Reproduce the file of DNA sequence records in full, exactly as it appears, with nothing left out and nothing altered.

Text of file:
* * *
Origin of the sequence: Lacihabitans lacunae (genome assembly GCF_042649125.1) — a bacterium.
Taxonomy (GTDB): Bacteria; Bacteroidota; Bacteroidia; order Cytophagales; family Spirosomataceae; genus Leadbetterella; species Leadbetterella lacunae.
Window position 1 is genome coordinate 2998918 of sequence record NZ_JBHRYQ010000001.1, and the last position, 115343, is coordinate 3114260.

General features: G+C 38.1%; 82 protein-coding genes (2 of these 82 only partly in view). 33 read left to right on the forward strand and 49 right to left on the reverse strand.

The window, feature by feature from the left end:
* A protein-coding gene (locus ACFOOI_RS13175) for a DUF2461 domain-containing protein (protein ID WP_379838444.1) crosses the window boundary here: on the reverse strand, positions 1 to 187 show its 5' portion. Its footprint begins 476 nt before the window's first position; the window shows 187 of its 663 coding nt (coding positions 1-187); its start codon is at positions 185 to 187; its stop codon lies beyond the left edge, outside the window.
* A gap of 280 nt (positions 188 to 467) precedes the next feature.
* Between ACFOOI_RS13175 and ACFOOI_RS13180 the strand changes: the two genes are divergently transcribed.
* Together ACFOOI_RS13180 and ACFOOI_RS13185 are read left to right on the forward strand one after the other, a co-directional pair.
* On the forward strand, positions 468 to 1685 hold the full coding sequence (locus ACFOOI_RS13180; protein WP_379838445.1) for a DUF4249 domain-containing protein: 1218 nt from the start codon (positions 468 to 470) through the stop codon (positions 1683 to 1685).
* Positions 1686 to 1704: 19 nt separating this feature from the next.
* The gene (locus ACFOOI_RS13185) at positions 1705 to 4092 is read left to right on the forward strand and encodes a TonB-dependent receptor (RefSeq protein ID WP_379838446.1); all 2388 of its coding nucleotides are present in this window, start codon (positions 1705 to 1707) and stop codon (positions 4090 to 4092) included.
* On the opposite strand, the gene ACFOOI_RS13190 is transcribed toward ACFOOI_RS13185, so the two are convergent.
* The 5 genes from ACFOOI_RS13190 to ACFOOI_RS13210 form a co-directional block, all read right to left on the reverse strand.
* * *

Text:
Origin of the sequence: Lacihabitans lacunae (genome assembly GCF_042649125.1) — a bacterium.
Taxonomy (GTDB): Bacteria; Bacteroidota; Bacteroidia; order Cytophagales; family Spirosomataceae; genus Leadbetterella; species Leadbetterella lacunae.
Window position 1 is genome coordinate 2998918 of sequence record NZ_JBHRYQ010000001.1, and the last position, 115343, is coordinate 3114260.

General features: G+C 38.1%; 82 protein-coding genes (2 of these 82 only partly in view). 33 read left to right on the forward strand and 49 right to left on the reverse strand.

The window, feature by feature from the left end:
* A protein-coding gene (locus ACFOOI_RS13175) for a DUF2461 domain-containing protein (protein ID WP_379838444.1) crosses the window boundary here: on the reverse strand, positions 1 to 187 show its 5' portion. Its footprint begins 476 nt before the window's first position; the window shows 187 of its 663 coding nt (coding positions 1-187); its start codon is at positions 185 to 187; its stop codon lies beyond the left edge, outside the window.
* A gap of 280 nt (positions 188 to 467) precedes the next feature.
* Between ACFOOI_RS13175 and ACFOOI_RS13180 the strand changes: the two genes are divergently transcribed.
* Together ACFOOI_RS13180 and ACFOOI_RS13185 are read left to right on the forward strand one after the other, a co-directional pair.
* On the forward strand, positions 468 to 1685 hold the full coding sequence (locus ACFOOI_RS13180; protein WP_379838445.1) for a DUF4249 domain-containing protein: 1218 nt from the start codon (positions 468 to 470) through the stop codon (positions 1683 to 1685).
* Positions 1686 to 1704: 19 nt separating this feature from the next.
* The gene (locus ACFOOI_RS13185) at positions 1705 to 4092 is read left to right on the forward strand and encodes a TonB-dependent receptor (RefSeq protein ID WP_379838446.1); all 2388 of its coding nucleotides are present in this window, start codon (positions 1705 to 1707) and stop codon (positions 4090 to 4092) included.
* On the opposite strand, the gene ACFOOI_RS13190 is transcribed toward ACFOOI_RS13185, so the two are convergent.
* The 5 genes from ACFOOI_RS13190 to ACFOOI_RS13210 form a co-directional block, all read right to left on the reverse strand.